Transnational Migration

The United Nations (UN) Convention on the Protection of the Rights of All Migrant Workers and their Families (1990) defines a migrant as:

"... a person who is to be engaged, is engaged or has been engaged in a remunerated activity in a State of which he or she is not a national." (United Nations 1990)

This definition refers to a classical (and still relevant) model in which migrants leave their home country and settle in another country in order to find better employment opportunities, to start a new life there, to cut (or loosen) their ties with their place of origin and to engage in a process of assimilation. Only in some cases there is a return to the country of origin that again marks a definite move from one place to another.

However, different studies have shown that migration cannot be reduced to the movement from one place to another. The social fields in which migrants are engaged cannot be pinpointed to the receiving city or the home villages of migrants only, but include both or even a third or forth place in the country of origin or another country. Looking at migration implies to take all those places into account as well as the way they are linked together in the migrants' everyday life.

In order to take into account all these aspects, termtransnational migration approaches have been developed to understand these migration dynamics. These approaches look at the links that migrants and their non-migrating family members sustain between their home villages and places of destination and how they get reflected in daily practices of the migrant's life (Thieme 2007).

Transnational activities are conducted by national, regional or global actors such as governments or multinational corporations, or by (often less powerful) individuals, such as migrants and their kin and friends in their home country.
Large flows of migrants are not a new phenomenon (think of the Irish or other Europeans migrating to the United States from the end of the 18th century on), but in contrast to earlier periods, new processes of globalisation (like the spread of new information technologies and the new division of labour) led to an intensification and multiplicity of relations between sending and receiving countries on a global level and on a mass scale (Backhaus). Greater access to the amenities of the modern world, such as air-transport, long-distance telephone and electronic communication is a major vehicle for allowing the migrants' intensified and sustained exchange with their place of origin (Thieme 2007).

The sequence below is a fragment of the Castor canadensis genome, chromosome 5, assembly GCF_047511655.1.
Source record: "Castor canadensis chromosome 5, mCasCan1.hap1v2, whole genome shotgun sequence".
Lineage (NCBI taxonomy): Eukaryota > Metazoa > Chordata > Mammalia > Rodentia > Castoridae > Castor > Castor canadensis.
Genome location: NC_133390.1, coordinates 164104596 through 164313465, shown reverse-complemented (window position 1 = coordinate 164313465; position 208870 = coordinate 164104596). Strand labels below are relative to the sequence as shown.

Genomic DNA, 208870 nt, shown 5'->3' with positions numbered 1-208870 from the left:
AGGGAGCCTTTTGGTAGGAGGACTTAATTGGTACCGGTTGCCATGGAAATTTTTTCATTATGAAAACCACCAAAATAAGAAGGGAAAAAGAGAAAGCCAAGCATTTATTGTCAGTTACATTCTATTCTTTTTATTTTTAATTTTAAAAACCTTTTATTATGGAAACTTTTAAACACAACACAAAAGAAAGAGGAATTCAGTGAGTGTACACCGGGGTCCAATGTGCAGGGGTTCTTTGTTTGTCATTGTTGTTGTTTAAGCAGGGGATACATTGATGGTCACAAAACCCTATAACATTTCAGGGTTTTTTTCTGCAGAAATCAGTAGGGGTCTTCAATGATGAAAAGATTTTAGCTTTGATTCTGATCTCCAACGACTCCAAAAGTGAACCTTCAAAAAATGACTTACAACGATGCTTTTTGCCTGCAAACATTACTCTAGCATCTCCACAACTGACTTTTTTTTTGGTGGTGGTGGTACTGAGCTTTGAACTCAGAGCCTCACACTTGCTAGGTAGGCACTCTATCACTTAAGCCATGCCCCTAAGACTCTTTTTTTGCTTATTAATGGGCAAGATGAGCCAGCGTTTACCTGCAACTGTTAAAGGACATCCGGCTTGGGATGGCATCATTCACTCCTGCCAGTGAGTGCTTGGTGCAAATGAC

Are there migrant groups in your country for residence? Do they belong rather to early form of migrant groups or are they engaged in transnational migration?

Delimitation of the concept of transnationalism

According to (Portes et al. 1999) transnationalism refers to:

"activities that require regular and sustained social contacts over time across national borders for their implementation. (...) [It] involves individuals, their networks of social relations, their communities, and broader institutionalized structures such as local and national governments." (Portes et al. 1999)

Transnational migration is established when:

  • the process involves a significant number of migrants and their home country counterparts,
  • the activities of interest are of certain stability and resilience over time, and
  • the content of these activities is not captured by some pre-existing concept, making the invention of a new term redundant.

Click on the figure in the right-hand column in order to have a look at some examples of transnational activities:

Download and read the .pdf in the right hand column to gain some insights on how transnationalism emerged as a major question in migration studies:

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